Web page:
Singapore Airlines said on Monday it had found examples of recently identified wing cracks in all six of the Airbus A380s on which it carried out mandatory inspections, as a senior pilot issued reassurance over the superjumbo's safety.
The discovery of more instances of cracked wing components was expected after Airbus said last week it had found the problem and predicted that until it had time to conduct repairs, a consistent pattern would emerge in further tests.
The European planemaker and airlines insist the world's largest airliner is safe to fly, but are keen to move beyond the issue of small cracks in wing brackets that grabbed media attention and triggered compulsory checks last week.
The European Aviation Safety Agency ordered carriers to inspect almost a third of the global fleet of A380s, starting with six jets operated by Singapore Airlines, to check for one of two types of cracks that emerged in the space of weeks.
"We found cracks in all six," the airline's regional public relations manager for Europe, Peter Tomasch, said during a press event at Frankfurt Airport.
"Four we have repaired and they are flying again. The other two will follow in the coming days."
EASA ordered the most urgent checks on aircraft that had carried out at least 1,800 takeoffs and landings; the six Singapore Airlines aircraft fell into this category.
The agency gave airlines six weeks to perform checks on a second category of jets that had between 1,300 and 1,800 takeoffs and landings, and did not order checks on less heavily used aircraft.
BOEING UNLIKELY TO BENEFIT
Analysts say publicity over the cracks is unlikely to benefit Airbus rival Boeing in the short term as airlines base their decisions on whether to buy the $390 million jet on the economics of its anticipated performance over many years.
However, some say the problems for Airbus and parent EADS could deepen if the response diverts scarce engineering resources or passengers balk at flying on the jet. So far no airlines operating the A380 have reported any dip in bookings.
In a bulletin known as an airworthiness directive, EASA last week gave Singapore Airlines, Dubai's Emirates and Air France six weeks to examine a further 14 aircraft.
In total, 68 superjumbos are in operation and a total of 253 have been sold.
Airbus says the cracks were discovered long before they posed a potential safety hazard, but it faces a bill for the checks and repairs which are being carried out at its expense.
"The inspection and repairs are well under way and continuing, in line with the airworthiness directive," a spokeswoman said.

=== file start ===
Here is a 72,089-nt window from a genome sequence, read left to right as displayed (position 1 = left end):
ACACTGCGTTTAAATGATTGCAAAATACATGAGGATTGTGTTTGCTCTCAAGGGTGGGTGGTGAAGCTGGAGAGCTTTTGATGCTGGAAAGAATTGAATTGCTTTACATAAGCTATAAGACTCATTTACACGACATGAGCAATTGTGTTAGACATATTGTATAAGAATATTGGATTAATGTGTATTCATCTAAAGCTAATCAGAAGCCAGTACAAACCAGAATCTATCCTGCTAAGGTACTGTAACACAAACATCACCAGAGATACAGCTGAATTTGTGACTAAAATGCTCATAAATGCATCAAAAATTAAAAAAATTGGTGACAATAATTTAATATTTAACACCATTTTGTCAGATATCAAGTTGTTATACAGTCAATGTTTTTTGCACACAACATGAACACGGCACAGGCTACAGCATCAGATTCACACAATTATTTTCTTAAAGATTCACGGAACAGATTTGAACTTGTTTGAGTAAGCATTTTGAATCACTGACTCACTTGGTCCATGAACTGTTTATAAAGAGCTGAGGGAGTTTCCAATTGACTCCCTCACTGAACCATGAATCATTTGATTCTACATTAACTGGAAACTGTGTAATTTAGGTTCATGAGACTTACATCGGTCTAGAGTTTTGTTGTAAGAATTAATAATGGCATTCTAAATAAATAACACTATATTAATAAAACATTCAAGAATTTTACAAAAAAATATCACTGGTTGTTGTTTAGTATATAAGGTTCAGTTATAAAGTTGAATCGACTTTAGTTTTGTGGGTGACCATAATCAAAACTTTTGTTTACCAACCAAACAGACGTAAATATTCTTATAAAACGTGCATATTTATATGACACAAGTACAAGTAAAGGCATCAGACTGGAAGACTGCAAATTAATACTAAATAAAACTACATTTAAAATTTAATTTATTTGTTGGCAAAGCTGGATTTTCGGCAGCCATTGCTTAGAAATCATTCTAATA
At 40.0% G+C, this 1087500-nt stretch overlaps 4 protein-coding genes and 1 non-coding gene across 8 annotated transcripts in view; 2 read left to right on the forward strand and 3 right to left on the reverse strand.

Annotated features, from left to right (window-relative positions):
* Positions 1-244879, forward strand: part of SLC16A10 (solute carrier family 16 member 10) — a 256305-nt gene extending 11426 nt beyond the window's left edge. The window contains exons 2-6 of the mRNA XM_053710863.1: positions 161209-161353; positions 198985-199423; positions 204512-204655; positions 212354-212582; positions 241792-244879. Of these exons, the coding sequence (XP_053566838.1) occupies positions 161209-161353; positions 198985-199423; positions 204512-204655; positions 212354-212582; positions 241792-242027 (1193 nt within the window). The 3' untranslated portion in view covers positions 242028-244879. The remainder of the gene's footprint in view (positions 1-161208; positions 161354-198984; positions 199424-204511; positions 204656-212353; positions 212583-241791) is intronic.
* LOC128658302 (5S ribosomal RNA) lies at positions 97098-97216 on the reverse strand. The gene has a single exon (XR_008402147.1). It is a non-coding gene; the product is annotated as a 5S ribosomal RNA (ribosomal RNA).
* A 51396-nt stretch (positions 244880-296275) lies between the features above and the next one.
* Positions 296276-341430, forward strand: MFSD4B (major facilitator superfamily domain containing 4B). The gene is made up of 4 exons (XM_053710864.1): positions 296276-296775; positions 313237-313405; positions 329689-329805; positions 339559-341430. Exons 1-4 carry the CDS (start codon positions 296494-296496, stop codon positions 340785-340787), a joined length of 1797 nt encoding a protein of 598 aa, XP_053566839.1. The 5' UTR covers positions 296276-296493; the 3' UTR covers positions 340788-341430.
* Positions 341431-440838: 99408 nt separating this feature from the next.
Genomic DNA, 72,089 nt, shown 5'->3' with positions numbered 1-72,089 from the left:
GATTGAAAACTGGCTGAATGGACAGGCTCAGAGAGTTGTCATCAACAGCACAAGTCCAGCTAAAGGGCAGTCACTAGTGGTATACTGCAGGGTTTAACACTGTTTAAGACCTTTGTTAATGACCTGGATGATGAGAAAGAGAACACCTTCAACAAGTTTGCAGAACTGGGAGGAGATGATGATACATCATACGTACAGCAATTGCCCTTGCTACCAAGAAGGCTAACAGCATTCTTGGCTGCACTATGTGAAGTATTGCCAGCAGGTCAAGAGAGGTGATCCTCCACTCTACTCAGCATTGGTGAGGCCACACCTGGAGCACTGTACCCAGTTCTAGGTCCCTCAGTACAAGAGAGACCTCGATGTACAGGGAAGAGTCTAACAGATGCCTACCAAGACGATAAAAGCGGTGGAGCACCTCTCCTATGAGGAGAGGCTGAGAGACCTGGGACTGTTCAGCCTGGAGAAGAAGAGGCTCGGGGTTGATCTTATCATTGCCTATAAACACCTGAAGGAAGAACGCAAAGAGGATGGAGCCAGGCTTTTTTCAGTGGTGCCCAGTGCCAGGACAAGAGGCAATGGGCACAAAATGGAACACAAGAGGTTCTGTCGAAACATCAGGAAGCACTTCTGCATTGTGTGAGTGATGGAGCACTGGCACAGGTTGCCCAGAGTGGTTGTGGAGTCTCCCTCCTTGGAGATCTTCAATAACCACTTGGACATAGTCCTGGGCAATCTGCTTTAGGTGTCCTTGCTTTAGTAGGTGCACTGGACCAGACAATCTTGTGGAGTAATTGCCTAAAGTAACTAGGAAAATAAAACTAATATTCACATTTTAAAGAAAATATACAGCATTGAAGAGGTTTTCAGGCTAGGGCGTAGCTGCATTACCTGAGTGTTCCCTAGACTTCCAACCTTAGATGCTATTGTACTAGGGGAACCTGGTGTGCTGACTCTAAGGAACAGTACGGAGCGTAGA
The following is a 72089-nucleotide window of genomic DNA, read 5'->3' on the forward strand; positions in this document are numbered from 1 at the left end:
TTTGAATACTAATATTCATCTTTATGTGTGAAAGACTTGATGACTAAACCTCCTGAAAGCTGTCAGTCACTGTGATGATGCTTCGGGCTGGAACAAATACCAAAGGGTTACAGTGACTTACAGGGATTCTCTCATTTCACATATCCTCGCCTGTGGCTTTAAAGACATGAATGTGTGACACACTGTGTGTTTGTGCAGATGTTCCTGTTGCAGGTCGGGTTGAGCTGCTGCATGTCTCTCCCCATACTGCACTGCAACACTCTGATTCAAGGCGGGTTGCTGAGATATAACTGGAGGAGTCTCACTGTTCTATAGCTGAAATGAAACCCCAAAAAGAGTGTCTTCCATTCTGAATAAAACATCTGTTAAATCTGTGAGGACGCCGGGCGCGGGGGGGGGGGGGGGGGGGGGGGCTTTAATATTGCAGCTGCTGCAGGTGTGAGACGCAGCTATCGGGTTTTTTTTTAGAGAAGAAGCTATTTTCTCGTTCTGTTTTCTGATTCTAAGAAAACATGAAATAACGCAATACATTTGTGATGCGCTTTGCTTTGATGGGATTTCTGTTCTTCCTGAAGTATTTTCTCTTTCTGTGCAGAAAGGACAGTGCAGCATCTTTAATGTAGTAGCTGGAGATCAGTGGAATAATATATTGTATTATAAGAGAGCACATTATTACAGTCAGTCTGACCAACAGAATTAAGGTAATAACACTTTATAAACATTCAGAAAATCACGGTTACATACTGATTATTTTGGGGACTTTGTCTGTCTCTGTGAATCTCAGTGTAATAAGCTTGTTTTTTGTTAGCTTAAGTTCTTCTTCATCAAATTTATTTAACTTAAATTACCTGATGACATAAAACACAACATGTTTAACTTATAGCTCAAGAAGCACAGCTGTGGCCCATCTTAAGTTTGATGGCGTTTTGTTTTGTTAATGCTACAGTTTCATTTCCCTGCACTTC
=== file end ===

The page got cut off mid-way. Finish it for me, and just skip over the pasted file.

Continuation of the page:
"Airbus is supplying repair kits as well as providing technical and logistical support to our customers".
CRACKS BLAMED ON THREE ERRORS
Cracks on what Airbus describes as a handful of the 2,000 L-shaped brackets fixing exterior panels to the ribcage of each 9,100-square-foot wing first surfaced during repairs to a Qantas A380 that was damaged when an engine exploded in November 2010.
Those initial cracks were seen as a minor glitch in the aircraft's metallic frame, but regulators decided to act when their discovery led engineers to a second and potentially more significant type of crack on the same type of bracket.
Airbus said last week that having understood the problem, it expected most of the aircraft being tested would show similar evidence of cracks and that it had found a simple repair.
It blamed the cracks on three errors: designers' choice of aluminium alloy for some of the "rib feet" brackets, the use of a type of bolt that strained the metal and a way of closing tiny gaps that put too much stress on a handful of parts.
Besides the 24 hours required to empty fuel tanks and carry out visual inspections inside the UK-built wings, the largest ever made for a jetliner, no A380s have been grounded.
However, if unrepaired, the cracks could curtail the maximum service life allowed by regulators. After immediate repairs, Airbus plans to change the type of metal used to build the part.
Singapore Airlines' chief pilot for the A380, Captain Robert Ting, flew to Germany on Sunday in one of the six aircraft that had to be fixed as a result of mandatory inspections so far and sought to reassure future passengers over the aircraft's safety.
"I slept very well," he said, referring to his peace of mind during a rest period while a second crew flew the aircraft.
"We have very competent authorities, and a very competent Airbus," he told reporters in Frankfurt.
Ting piloted the first commercial A380 flight in 2007.
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